Rebecca Cantrell’s Hannah Vogel series begins in 1931 in Berlin. Vogel is a crime reporter for the Berliner Tageblatt. When she discovers that her brother, Ernst, has been killed, she decides to look into the matter. She can’t involve the police, because she and Ernst allowed two Jewish friends to borrow their identity cards, so they could leave the country. Without proper identification, Vogel risks a lot if she’s stopped by any authority figures. So, she will have to move very quietly. This novel is set during the Weimar Republic and the larger Great Depression. The economy is suffering badly, and it’s gotten so desperate that people can’t always buy even basics such as food. Some women turn to prostitution so they can eat. Other people sell whatever anyone will buy for the same purpose. It’s a frightening time, and that adds to the tension in the novel.

One plot thread of Attica Locke’s Black Water Rising concerns an upcoming strike that’s been planned by the International Longshoreman’s Association (ILA). They are looking for better wages and working conditions, and they know that they have to present a united front if they’re to get what they want. The story takes place in 1981, before the integration of the (white) ILA with the (black) Brotherhood of Longshoremen (BoL). The BoL wants parity with the ILA, but many in the latter union fear that if that happens, they’ll lose out on jobs, wages and so on. For them, it’s a matter of economic survival. It is for the members of the BoL, too, though, so there’s an inevitable clash. In fact, some ILA thugs attack a member of the BoL named Darren Hayworth. Unless Hayworth’s attackers are found and punished, the ILA is going to have a much more difficult time in the upcoming strike. So will the BoL. So, the BoL wants the case investigated. For that, they turn to a young lawyer, Jay Porter. He’s black, so he’ll be more likely to be trusted by the BoL. And, he knows Houston’s mayor, Cynthia Maddox. It’s hoped he can use his influence to get justice for Hayworth. This plot thread shows just how much economic issues matter, and it adds tension to the larger story, which also concerns a shooting murder and its connections to corporate greed and powerful people who won’t stop at killing to preserve their privilege.

Gene Kerrigan’s The Rage takes place in 2008, just after the collapse of the ‘Celtic Tiger’ Irish economy. In one plot thread, Dublin DS Bob Tidey, and Garda Rose Cheney investigate the shooting murder of a dubious banker named Emmet Sweetman. During the ‘boom’ years, Sweetman took advantage of the easy money that was available, and didn’t think much about the source of his newfound wealth. But, when the economy went bad, Sweetman found he could no longer pay on his debts. He got more and more desperate, and took more and more risks. And, in the end, his risk-taking caught up with him when some very dangerous people decided they didn’t want to wait any longer for their money.

There’s an interesting look at the impact that economic issues have in Claudia Piñeiro’s Thursday Night Widows. That novel concerns the residents of an ultra-exclusive community called Cascade Heights – or, more familiarly, ‘The Heights’ – located about 30 miles from Buenos Aires. Only the very wealthy can afford to live there, and even they are carefully ‘vetted’ before they’re allowed to move in. It’s a community full of money and privilege, and gated from the outside world. But even that security doesn’t spare the residents from the severe economic problems of late-1990s Argentina. In fact, the economic difficulties hit home, as the saying goes, among even the most privileged characters, and, ultimately, leads to a terrible tragedy.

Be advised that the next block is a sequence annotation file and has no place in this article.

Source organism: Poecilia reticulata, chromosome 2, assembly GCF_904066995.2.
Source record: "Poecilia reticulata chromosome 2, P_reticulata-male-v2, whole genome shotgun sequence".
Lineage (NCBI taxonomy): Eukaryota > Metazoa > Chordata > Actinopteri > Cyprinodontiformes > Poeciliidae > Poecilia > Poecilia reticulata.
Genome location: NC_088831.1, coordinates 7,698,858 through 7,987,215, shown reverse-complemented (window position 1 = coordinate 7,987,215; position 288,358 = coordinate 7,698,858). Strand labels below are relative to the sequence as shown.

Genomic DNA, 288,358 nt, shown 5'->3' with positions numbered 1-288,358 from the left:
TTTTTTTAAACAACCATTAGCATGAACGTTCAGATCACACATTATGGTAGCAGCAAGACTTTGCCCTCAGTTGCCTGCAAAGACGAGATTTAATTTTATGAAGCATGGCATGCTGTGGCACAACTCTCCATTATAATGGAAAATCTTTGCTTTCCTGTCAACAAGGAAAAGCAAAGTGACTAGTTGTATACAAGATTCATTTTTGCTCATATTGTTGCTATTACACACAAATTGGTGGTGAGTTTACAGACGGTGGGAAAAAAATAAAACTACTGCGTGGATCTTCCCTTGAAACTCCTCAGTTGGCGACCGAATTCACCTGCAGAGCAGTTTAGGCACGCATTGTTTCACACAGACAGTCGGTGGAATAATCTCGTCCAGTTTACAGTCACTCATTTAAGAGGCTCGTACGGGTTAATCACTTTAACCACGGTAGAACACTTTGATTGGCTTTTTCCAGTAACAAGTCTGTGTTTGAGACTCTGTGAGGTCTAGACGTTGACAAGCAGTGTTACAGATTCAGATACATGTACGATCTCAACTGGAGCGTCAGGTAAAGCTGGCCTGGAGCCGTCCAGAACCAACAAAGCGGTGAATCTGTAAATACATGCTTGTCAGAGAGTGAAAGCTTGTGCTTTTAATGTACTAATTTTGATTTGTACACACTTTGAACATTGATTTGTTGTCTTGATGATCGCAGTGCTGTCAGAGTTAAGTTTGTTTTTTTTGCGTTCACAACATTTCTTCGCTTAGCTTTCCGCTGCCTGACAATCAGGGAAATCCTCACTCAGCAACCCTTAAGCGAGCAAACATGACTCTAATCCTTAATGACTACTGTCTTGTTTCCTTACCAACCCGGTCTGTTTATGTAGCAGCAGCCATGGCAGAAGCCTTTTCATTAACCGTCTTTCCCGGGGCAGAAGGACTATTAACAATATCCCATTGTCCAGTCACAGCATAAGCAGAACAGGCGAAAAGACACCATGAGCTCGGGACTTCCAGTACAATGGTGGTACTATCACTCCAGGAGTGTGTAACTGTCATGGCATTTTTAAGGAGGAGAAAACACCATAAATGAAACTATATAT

And that’s the thing about the economy. We might not think a lot about the stock market, the larger economic forces operating in a country, etc… But, when it comes to basic economics such as jobs, affordable housing, and so on, people do care. A lot. It’s a basic safety and security issue, and it can form an interesting backdrop to a crime story.

 
 
 

*NOTE: The title of this post is a line from Bruce Springsteen’s The River.  

20 Comments

Filed under Agatha Christie, Attica Locke, Claudia Piñeiro, Gene Kerrigan, Rebecca Cantrell, Reginald Hill

It Was the Third of June, Another Sleepy, Dusty Delta Day*

Some Sothern Crime FictionAs you’ll no doubt know, there are a lot of important regional differences in the US. You can hear it in the way people speak, and you can see it clearly in the way people live their lives. One of the very distinctive regions in the US is the American South. Of course, there are differences even among various parts of the South. That said, though, there are certain things that the different areas of the South seem to have in common. There’s plenty of crime fiction set in different places in the American South, and those novels reflect the various aspects of Southern culture.

One important element that we see in crime novels that take place in the South is a focus on the local (rather than, say, on the regional or national). For instance, in novels such as John Grisham’s A Time to Kill and Elmore Leonard’s Maximum Bob, there’s a real emphasis on local judges, local authorities and so on. In A Time to Kill (which takes place in Mississippi), local attorney Jake Brigance takes the case of Carl Lee Hailey, who’s been arrested for murdering the two men responsible for beating and raping his ten-year-old daughter. The case gets a lot of state and even national media attention. There’s talk, too, about ‘importing’ attorneys on both sides of the case. What’s interesting is that almost no-one in town wants outsiders involved. There’s plenty of feeling on both sides of the case, but one thing everyone seems to have in common is that it’s a local matter that should be handled that way. It’s a clearly-articulated bias.